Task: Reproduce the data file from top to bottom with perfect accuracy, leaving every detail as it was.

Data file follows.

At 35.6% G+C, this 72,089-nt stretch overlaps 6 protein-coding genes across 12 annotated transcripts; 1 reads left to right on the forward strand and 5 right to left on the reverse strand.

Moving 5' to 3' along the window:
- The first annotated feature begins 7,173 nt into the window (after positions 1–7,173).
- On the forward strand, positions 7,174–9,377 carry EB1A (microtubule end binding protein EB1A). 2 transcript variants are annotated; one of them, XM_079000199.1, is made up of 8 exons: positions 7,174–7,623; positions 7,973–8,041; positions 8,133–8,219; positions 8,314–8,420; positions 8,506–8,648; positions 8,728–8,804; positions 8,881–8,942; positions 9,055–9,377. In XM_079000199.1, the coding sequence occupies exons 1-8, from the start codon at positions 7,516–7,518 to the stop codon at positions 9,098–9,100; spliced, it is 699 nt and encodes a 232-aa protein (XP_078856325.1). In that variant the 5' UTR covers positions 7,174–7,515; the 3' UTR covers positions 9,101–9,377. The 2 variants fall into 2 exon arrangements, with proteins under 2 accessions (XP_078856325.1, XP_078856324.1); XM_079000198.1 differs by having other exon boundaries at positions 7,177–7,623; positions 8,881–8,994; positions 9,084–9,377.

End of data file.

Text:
At 35.6% G+C, this 72,089-nt stretch overlaps 6 protein-coding genes across 12 annotated transcripts; 1 reads left to right on the forward strand and 5 right to left on the reverse strand.

Moving 5' to 3' along the window:
- The first annotated feature begins 7,173 nt into the window (after positions 1–7,173).
- On the forward strand, positions 7,174–9,377 carry EB1A (microtubule end binding protein EB1A). 2 transcript variants are annotated; one of them, XM_079000199.1, is made up of 8 exons: positions 7,174–7,623; positions 7,973–8,041; positions 8,133–8,219; positions 8,314–8,420; positions 8,506–8,648; positions 8,728–8,804; positions 8,881–8,942; positions 9,055–9,377. In XM_079000199.1, the coding sequence occupies exons 1-8, from the start codon at positions 7,516–7,518 to the stop codon at positions 9,098–9,100; spliced, it is 699 nt and encodes a 232-aa protein (XP_078856325.1). In that variant the 5' UTR covers positions 7,174–7,515; the 3' UTR covers positions 9,101–9,377. The 2 variants fall into 2 exon arrangements, with proteins under 2 accessions (XP_078856325.1, XP_078856324.1); XM_079000198.1 differs by having other exon boundaries at positions 7,177–7,623; positions 8,881–8,994; positions 9,084–9,377.